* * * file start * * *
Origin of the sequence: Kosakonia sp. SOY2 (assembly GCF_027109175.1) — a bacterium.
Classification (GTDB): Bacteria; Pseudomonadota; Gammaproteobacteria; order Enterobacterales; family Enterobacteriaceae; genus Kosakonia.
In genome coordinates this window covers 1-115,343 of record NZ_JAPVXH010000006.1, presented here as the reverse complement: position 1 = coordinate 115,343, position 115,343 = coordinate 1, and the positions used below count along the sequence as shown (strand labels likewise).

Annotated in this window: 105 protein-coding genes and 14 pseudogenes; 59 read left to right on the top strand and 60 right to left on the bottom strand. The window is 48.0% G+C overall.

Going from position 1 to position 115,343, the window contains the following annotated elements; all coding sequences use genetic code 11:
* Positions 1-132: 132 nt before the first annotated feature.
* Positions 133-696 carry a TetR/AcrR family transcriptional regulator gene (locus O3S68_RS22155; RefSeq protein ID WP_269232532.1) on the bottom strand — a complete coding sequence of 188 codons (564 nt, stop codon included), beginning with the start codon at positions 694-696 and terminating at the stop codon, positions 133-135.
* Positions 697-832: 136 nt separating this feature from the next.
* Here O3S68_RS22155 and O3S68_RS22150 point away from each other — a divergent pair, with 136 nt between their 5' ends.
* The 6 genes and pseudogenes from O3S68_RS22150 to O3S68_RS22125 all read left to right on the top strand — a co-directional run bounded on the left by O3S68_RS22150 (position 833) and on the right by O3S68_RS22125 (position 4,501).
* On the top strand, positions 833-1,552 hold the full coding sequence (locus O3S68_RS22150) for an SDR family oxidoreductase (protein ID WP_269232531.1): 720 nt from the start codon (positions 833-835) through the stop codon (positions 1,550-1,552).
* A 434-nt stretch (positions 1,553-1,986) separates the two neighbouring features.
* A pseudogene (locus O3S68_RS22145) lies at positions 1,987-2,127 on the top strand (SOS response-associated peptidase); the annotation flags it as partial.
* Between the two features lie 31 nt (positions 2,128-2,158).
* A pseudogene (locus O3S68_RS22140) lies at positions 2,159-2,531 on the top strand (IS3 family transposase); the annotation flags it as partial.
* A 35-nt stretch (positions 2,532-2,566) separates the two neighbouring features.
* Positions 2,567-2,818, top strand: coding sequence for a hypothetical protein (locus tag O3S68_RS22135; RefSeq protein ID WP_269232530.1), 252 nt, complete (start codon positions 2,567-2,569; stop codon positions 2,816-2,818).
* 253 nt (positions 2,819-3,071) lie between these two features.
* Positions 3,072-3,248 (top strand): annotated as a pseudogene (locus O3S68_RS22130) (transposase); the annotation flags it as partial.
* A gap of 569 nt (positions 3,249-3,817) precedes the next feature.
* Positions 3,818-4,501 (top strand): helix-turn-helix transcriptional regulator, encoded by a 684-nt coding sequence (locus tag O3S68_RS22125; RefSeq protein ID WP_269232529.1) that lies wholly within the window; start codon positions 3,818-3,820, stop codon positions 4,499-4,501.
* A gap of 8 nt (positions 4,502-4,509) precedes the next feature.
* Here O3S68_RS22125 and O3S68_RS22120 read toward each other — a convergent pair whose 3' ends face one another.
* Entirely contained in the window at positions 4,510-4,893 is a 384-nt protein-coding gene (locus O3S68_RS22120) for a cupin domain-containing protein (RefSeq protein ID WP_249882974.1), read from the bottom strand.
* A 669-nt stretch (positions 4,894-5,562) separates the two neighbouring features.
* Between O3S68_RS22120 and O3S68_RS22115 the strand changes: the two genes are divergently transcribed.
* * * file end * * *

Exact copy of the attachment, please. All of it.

Origin of the sequence: Kosakonia sp. SOY2 (assembly GCF_027109175.1) — a bacterium.
Classification (GTDB): Bacteria; Pseudomonadota; Gammaproteobacteria; order Enterobacterales; family Enterobacteriaceae; genus Kosakonia.
In genome coordinates this window covers 1-115,343 of record NZ_JAPVXH010000006.1, presented here as the reverse complement: position 1 = coordinate 115,343, position 115,343 = coordinate 1, and the positions used below count along the sequence as shown (strand labels likewise).

Annotated in this window: 105 protein-coding genes and 14 pseudogenes; 59 read left to right on the top strand and 60 right to left on the bottom strand. The window is 48.0% G+C overall.

Going from position 1 to position 115,343, the window contains the following annotated elements; all coding sequences use genetic code 11:
* Positions 1-132: 132 nt before the first annotated feature.
* Positions 133-696 carry a TetR/AcrR family transcriptional regulator gene (locus O3S68_RS22155; RefSeq protein ID WP_269232532.1) on the bottom strand — a complete coding sequence of 188 codons (564 nt, stop codon included), beginning with the start codon at positions 694-696 and terminating at the stop codon, positions 133-135.
* Positions 697-832: 136 nt separating this feature from the next.
* Here O3S68_RS22155 and O3S68_RS22150 point away from each other — a divergent pair, with 136 nt between their 5' ends.
* The 6 genes and pseudogenes from O3S68_RS22150 to O3S68_RS22125 all read left to right on the top strand — a co-directional run bounded on the left by O3S68_RS22150 (position 833) and on the right by O3S68_RS22125 (position 4,501).
* On the top strand, positions 833-1,552 hold the full coding sequence (locus O3S68_RS22150) for an SDR family oxidoreductase (protein ID WP_269232531.1): 720 nt from the start codon (positions 833-835) through the stop codon (positions 1,550-1,552).
* A 434-nt stretch (positions 1,553-1,986) separates the two neighbouring features.
* A pseudogene (locus O3S68_RS22145) lies at positions 1,987-2,127 on the top strand (SOS response-associated peptidase); the annotation flags it as partial.
* Between the two features lie 31 nt (positions 2,128-2,158).
* A pseudogene (locus O3S68_RS22140) lies at positions 2,159-2,531 on the top strand (IS3 family transposase); the annotation flags it as partial.
* A 35-nt stretch (positions 2,532-2,566) separates the two neighbouring features.
* Positions 2,567-2,818, top strand: coding sequence for a hypothetical protein (locus tag O3S68_RS22135; RefSeq protein ID WP_269232530.1), 252 nt, complete (start codon positions 2,567-2,569; stop codon positions 2,816-2,818).
* 253 nt (positions 2,819-3,071) lie between these two features.
* Positions 3,072-3,248 (top strand): annotated as a pseudogene (locus O3S68_RS22130) (transposase); the annotation flags it as partial.
* A gap of 569 nt (positions 3,249-3,817) precedes the next feature.
* Positions 3,818-4,501 (top strand): helix-turn-helix transcriptional regulator, encoded by a 684-nt coding sequence (locus tag O3S68_RS22125; RefSeq protein ID WP_269232529.1) that lies wholly within the window; start codon positions 3,818-3,820, stop codon positions 4,499-4,501.
* A gap of 8 nt (positions 4,502-4,509) precedes the next feature.
* Here O3S68_RS22125 and O3S68_RS22120 read toward each other — a convergent pair whose 3' ends face one another.
* Entirely contained in the window at positions 4,510-4,893 is a 384-nt protein-coding gene (locus O3S68_RS22120) for a cupin domain-containing protein (RefSeq protein ID WP_249882974.1), read from the bottom strand.
* A 669-nt stretch (positions 4,894-5,562) separates the two neighbouring features.
* Between O3S68_RS22120 and O3S68_RS22115 the strand changes: the two genes are divergently transcribed.